Mohanna said that the US Trade Representative, concerned with free trade agreements, confirmed that the US is focused on Africa, and even if the US does not tend to sign multilateral trade agreements, it does not mind signing a bilateral agreement with an African country that will enable it to gain access to the African market. “We have learned that the US administration is negotiating with four countries to sign a bilateral trade agreement: Egypt, South Africa, Nigeria, and Ethiopia,” he said.
Mohanna added that the US administration will send a request to Congress in April this year to adopt a fast track for free trade agreements, which would save many procedures and discussions. This same path was followed when signing trade agreements with other Arab countries, such as Morocco and Jordan.
“Yes, Egypt needs to sign a free trade agreement with America,” he noted. “All the studies we have prepared confirm this.”
He pointed out that Egypt’s readiness to sign these agreement is not a source of concern, as they do not take place over night, but bilateral relations between both parties can take time to be formulated for the benefit of both parties, as the quality of Egyptian products improves. He stressed that signing a free trade agreement with the US would change how the world sees Egypt and support its economic situation by reflecting a type of important strategic relation.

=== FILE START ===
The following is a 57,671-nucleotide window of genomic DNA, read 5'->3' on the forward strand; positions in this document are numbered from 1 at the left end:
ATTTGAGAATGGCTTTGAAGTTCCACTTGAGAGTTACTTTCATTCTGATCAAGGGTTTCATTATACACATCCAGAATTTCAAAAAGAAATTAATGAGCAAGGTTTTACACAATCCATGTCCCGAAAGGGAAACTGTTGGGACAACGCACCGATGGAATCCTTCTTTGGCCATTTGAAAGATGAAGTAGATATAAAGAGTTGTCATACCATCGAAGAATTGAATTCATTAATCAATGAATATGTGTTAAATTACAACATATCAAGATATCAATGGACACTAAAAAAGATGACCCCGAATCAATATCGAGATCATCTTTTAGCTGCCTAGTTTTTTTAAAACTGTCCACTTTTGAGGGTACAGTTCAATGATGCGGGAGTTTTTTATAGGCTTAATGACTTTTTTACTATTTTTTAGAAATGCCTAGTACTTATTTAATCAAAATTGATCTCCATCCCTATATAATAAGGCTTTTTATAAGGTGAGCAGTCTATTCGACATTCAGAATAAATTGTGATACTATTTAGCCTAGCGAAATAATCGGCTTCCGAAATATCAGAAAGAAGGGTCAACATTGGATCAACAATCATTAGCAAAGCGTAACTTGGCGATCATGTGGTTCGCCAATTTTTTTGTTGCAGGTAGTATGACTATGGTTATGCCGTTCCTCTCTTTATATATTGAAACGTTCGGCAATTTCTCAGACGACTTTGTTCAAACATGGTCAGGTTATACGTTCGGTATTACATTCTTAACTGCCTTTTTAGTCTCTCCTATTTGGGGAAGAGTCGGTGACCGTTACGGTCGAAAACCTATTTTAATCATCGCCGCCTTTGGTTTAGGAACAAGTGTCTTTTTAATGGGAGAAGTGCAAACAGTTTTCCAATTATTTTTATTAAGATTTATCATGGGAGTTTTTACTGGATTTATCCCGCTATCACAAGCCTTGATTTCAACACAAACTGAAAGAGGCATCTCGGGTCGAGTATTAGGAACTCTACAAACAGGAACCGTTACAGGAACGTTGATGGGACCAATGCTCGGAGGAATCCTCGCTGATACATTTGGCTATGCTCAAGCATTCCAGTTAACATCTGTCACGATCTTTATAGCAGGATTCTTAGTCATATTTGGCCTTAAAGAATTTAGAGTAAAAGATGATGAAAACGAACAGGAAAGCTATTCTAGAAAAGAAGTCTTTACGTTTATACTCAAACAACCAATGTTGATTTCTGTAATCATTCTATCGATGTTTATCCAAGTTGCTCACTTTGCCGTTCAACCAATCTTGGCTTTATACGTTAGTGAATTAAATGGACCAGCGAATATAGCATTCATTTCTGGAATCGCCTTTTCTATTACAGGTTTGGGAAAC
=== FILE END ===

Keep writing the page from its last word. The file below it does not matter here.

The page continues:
“There is no need to worry about this agreement, Egypt has regulated its imports and succeeded in reducing its imports from the European Union by EGP 20bn in one year, despite the agreements,” he explained. Mohanna believes that Egypt has strong potential among the four countries to sign the free trade agreement with the US, which will make this one of the important issue to be addressed during the visit.
According to the AmCham, the volume of trade exchange between Egypt and the United States in 2017 amounted to $5.6bn, up from $4.9bn in 2016, an increase of 13%.
US investments in Egypt are currently at $2.4bn in 1,222 projects across the fields of industry, services, construction, finance, agriculture, telecommunications, and information technology, and represents about $35.4bn of US direct investments in Egypt and 4.2% of US investments in the Middle East, making Egypt the largest recipient of US investments on the African continent and second in the Middle East.
As for Qualifying Industrial Zones, Mohanna explained that the US has not yet responsed regarding the reduction of the percentage of Israeli components or increase in the number of eligible areas, without being informed a reason, as reducing the Israeli components ratio from 10.5% to 8.75% will only cost $20m. “But there is hope as many files between the two countries have been settled, such as the Trade and Investment Framework Agreement (TIFA) and the Operation Bright Star joint military exercises.
With regard to US aid to Egypt, Mohanna said the economic aid is only symbolic, currently at $75m, but still proves political goodwill. He added that the aid is not expected to change.